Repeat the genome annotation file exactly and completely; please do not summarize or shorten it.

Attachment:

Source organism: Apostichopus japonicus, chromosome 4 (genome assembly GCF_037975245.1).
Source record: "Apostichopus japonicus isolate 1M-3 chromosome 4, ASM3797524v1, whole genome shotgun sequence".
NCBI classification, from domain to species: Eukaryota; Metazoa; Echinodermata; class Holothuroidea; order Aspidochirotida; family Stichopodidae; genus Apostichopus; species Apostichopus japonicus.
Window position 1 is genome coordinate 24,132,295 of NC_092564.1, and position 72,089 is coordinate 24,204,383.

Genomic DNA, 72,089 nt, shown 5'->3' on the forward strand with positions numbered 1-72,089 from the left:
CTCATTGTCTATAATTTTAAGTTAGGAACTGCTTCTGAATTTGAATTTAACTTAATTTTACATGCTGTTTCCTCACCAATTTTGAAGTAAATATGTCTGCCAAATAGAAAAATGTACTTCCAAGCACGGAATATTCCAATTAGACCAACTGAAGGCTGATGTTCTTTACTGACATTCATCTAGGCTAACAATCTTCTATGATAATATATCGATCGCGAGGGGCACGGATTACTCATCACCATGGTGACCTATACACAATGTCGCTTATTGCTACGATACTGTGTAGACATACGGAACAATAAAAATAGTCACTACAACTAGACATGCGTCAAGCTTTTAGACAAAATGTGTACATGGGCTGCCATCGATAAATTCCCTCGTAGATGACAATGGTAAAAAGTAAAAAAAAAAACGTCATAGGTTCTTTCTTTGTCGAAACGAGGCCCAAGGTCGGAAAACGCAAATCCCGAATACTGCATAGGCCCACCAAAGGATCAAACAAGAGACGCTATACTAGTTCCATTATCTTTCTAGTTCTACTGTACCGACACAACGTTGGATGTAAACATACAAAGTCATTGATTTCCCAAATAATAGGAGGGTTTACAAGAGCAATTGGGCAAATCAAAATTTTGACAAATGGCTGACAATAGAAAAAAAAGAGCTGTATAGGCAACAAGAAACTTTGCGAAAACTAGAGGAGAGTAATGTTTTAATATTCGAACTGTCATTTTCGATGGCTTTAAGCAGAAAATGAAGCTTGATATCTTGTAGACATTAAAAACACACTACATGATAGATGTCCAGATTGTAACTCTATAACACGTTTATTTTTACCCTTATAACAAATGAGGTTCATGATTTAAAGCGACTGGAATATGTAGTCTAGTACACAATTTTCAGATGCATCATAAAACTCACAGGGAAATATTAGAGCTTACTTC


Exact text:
Source organism: Apostichopus japonicus, chromosome 4 (genome assembly GCF_037975245.1).
Source record: "Apostichopus japonicus isolate 1M-3 chromosome 4, ASM3797524v1, whole genome shotgun sequence".
NCBI classification, from domain to species: Eukaryota; Metazoa; Echinodermata; class Holothuroidea; order Aspidochirotida; family Stichopodidae; genus Apostichopus; species Apostichopus japonicus.
Window position 1 is genome coordinate 24,132,295 of NC_092564.1, and position 72,089 is coordinate 24,204,383.

Genomic DNA, 72,089 nt, shown 5'->3' on the forward strand with positions numbered 1-72,089 from the left:
CTCATTGTCTATAATTTTAAGTTAGGAACTGCTTCTGAATTTGAATTTAACTTAATTTTACATGCTGTTTCCTCACCAATTTTGAAGTAAATATGTCTGCCAAATAGAAAAATGTACTTCCAAGCACGGAATATTCCAATTAGACCAACTGAAGGCTGATGTTCTTTACTGACATTCATCTAGGCTAACAATCTTCTATGATAATATATCGATCGCGAGGGGCACGGATTACTCATCACCATGGTGACCTATACACAATGTCGCTTATTGCTACGATACTGTGTAGACATACGGAACAATAAAAATAGTCACTACAACTAGACATGCGTCAAGCTTTTAGACAAAATGTGTACATGGGCTGCCATCGATAAATTCCCTCGTAGATGACAATGGTAAAAAGTAAAAAAAAAAACGTCATAGGTTCTTTCTTTGTCGAAACGAGGCCCAAGGTCGGAAAACGCAAATCCCGAATACTGCATAGGCCCACCAAAGGATCAAACAAGAGACGCTATACTAGTTCCATTATCTTTCTAGTTCTACTGTACCGACACAACGTTGGATGTAAACATACAAAGTCATTGATTTCCCAAATAATAGGAGGGTTTACAAGAGCAATTGGGCAAATCAAAATTTTGACAAATGGCTGACAATAGAAAAAAAAGAGCTGTATAGGCAACAAGAAACTTTGCGAAAACTAGAGGAGAGTAATGTTTTAATATTCGAACTGTCATTTTCGATGGCTTTAAGCAGAAAATGAAGCTTGATATCTTGTAGACATTAAAAACACACTACATGATAGATGTCCAGATTGTAACTCTATAACACGTTTATTTTTACCCTTATAACAAATGAGGTTCATGATTTAAAGCGACTGGAATATGTAGTCTAGTACACAATTTTCAGATGCATCATAAAACTCACAGGGAAATATTAGAGCTTACTTC